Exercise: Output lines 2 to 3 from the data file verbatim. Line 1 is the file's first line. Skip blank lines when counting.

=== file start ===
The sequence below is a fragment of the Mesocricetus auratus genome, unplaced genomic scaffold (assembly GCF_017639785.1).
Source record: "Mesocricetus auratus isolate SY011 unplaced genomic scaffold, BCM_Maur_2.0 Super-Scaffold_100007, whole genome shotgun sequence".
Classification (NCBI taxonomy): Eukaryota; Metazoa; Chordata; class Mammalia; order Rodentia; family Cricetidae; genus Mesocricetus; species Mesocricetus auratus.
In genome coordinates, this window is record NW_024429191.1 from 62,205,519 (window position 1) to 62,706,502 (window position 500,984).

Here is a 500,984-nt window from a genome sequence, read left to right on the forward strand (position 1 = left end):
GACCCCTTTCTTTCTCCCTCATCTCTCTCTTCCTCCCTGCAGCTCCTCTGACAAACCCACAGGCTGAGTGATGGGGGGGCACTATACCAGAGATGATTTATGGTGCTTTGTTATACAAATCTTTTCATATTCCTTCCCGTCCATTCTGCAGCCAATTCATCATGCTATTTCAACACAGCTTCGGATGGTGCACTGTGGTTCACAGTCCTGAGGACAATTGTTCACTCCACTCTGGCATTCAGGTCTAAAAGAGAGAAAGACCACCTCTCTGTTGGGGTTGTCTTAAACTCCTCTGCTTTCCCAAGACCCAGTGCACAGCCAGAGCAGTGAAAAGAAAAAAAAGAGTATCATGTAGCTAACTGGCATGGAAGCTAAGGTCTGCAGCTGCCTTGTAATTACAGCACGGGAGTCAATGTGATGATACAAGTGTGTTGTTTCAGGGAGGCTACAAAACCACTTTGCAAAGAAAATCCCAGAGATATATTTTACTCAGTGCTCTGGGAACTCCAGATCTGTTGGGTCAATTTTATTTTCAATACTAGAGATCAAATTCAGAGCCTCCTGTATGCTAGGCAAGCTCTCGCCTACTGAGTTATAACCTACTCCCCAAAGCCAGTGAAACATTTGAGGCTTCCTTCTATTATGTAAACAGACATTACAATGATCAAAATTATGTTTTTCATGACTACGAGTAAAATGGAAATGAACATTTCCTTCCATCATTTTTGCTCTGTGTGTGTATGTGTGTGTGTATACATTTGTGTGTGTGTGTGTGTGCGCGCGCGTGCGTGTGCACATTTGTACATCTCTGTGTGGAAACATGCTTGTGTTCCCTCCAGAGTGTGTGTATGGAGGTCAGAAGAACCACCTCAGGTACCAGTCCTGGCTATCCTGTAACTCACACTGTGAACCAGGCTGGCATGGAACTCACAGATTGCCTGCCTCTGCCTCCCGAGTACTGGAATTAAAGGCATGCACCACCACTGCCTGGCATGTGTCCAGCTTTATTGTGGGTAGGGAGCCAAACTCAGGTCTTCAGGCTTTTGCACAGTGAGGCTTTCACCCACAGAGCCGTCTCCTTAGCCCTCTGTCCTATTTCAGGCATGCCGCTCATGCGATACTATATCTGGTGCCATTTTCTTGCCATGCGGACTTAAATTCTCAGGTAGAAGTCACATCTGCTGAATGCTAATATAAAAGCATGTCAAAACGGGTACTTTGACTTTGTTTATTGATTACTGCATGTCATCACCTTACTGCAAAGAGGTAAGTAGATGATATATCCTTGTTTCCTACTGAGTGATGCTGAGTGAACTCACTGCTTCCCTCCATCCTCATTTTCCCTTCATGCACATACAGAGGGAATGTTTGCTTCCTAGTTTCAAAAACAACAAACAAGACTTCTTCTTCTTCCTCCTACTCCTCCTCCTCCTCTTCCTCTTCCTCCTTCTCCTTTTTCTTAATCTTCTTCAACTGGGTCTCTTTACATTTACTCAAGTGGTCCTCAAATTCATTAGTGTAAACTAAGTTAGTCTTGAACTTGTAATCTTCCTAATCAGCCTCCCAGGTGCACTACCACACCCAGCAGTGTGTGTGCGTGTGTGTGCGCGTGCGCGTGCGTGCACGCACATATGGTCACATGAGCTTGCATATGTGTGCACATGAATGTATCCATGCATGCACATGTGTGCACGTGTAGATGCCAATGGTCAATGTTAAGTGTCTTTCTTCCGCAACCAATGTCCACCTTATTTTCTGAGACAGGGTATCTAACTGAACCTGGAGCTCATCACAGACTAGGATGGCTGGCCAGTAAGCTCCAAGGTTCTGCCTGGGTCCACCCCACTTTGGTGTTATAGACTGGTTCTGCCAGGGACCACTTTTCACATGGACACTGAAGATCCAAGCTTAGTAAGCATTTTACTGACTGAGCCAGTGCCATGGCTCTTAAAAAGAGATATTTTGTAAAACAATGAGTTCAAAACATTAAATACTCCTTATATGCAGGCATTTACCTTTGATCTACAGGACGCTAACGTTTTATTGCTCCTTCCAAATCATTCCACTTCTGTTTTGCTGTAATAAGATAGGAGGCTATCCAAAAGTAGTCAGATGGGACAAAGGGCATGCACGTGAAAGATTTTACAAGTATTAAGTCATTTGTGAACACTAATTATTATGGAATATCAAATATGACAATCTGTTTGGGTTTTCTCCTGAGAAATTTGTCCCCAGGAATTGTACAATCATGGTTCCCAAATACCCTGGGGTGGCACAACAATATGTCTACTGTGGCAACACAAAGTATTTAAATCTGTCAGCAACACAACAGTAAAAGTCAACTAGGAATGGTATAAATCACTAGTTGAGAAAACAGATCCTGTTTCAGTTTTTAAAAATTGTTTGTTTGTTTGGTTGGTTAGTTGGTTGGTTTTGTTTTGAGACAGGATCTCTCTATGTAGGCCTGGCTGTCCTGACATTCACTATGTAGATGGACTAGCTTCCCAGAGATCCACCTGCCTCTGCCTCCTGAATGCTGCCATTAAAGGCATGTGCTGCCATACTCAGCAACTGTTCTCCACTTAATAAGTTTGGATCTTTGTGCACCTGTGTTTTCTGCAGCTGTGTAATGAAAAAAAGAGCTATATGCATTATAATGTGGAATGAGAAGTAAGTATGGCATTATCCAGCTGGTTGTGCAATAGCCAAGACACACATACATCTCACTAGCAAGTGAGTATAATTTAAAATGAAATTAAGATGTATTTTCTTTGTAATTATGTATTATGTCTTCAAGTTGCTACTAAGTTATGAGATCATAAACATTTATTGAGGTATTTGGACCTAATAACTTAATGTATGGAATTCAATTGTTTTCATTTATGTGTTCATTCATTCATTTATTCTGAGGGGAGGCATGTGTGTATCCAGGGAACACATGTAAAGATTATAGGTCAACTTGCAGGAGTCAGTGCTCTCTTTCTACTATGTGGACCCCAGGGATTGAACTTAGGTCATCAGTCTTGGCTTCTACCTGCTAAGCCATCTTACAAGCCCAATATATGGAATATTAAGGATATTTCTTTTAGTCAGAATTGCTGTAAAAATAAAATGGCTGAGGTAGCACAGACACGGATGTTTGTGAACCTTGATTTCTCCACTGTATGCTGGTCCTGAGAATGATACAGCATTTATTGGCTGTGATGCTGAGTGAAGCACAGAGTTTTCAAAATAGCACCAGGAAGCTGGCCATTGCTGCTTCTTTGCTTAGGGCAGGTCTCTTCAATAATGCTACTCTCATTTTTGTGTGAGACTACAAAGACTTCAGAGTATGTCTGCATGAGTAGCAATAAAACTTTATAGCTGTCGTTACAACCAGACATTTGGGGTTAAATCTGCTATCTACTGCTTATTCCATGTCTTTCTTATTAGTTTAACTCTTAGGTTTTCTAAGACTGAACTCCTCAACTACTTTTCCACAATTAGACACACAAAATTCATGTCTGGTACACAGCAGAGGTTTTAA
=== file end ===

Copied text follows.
Source record: "Mesocricetus auratus isolate SY011 unplaced genomic scaffold, BCM_Maur_2.0 Super-Scaffold_100007, whole genome shotgun sequence".
Classification (NCBI taxonomy): Eukaryota; Metazoa; Chordata; class Mammalia; order Rodentia; family Cricetidae; genus Mesocricetus; species Mesocricetus auratus.